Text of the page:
THE ABDUCTION OF MAGEC
In the Guanche pantheon, the god of the sun and light was called Magec and was the most important of their divinities. Although the gender of Magec is ambiguous, the name means “possess radiance” or “mother of brightness.” According to Guanche legend, Guyota kidnapped and imprisoned Magec in Mount Teide. With Magec incarcerated inside the volcano, the world fell into darkness. The people grew afraid and prayed to the supreme god Achamán to free Magec. Achamán heard the people and fought and defeated Guayota setting Magec free restoring sun and light to the world. He imprisoned Guayota in the volcanic crater of Mount Teide, where he has remained trapped ever since. Whenever Mount Teide erupted, the people would light fires on its slopes to taunt and frighten Guayota.
Another important goddess of the Guanche pantheon was Chaxiraxi, considered the Sun Mother and the Great Celestial Mother and associated with Canopus, the star. She may have evolved from Tanic, a goddess worshipped by their Berber ancestors. Mediation between Chaxiraxi and humanity was the task of minor gods or spirits called Maxios, or sometimes Dioses Paredros. These were also the guardians of hallowed places on Tenerife and were also the domestic spirits of the home. In recent times the worship of Chaxiraxi has been revived by the Church of the Guanche People, whose aim is to practice and promote the ancient religion of the Guanches.
ACHUGUAYO, THE FATHER OF TIMES
Achuguayo was the god of the Moon and the “Father of Times” who controlled time and seasons. According to tradition, he lived in the mountains, sometimes coming down to hear the prayers and supplications of the Guanches conducted under sacred trees or in caves in the mountains.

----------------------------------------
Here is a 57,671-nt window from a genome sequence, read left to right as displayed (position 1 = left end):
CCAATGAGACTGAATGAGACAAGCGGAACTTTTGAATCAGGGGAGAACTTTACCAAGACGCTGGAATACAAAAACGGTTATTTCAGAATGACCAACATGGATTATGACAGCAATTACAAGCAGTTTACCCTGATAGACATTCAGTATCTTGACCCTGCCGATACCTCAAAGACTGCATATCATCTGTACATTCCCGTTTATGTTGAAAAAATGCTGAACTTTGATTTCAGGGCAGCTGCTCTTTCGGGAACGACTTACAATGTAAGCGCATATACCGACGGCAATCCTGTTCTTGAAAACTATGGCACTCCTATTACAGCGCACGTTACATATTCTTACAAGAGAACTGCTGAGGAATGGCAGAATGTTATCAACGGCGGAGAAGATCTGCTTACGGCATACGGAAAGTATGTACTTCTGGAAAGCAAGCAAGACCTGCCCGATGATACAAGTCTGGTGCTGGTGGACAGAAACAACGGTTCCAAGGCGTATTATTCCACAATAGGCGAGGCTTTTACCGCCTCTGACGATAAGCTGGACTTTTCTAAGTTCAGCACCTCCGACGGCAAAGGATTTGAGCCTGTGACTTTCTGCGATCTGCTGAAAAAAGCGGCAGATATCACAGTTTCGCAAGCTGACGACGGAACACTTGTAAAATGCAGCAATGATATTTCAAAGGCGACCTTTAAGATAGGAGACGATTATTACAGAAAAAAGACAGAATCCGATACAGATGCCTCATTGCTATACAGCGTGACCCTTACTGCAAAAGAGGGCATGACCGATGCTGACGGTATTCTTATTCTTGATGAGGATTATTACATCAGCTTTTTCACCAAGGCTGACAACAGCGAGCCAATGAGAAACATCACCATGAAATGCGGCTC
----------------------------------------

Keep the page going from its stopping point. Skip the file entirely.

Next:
The Guanches had many sacred places that needed to be maintained, believing their maintenance kept Heaven and Earth in balance. Hallowed places may have been rocks or caves, such as the Cave of Achbinico, or natural features in the landscape where a variety of offerings were left. On Tenerife, the most important of these hallowed places was Mount Teide. Many offerings of tools and clay pots or vessels have been found, hidden in small nooks and natural cavities in rocks around the National Park Las Cañadas del Teide.
They left in the hope of appeasing or pleasing the gods or help the donor become one with nature. These votive offerings were often crude figures or sculptures which were idols and associated with health, fertility, animals, or people and often used by families. The Guanches on Tenerife had four major ceremonies; the proclamation of a new Mencey, a ceremony to relieve drought, their New Year Festival, and their Harvest Festival or Great Annual Festival of Beñasmen.
THE PROCLAIMING OF THE NEW MENCEY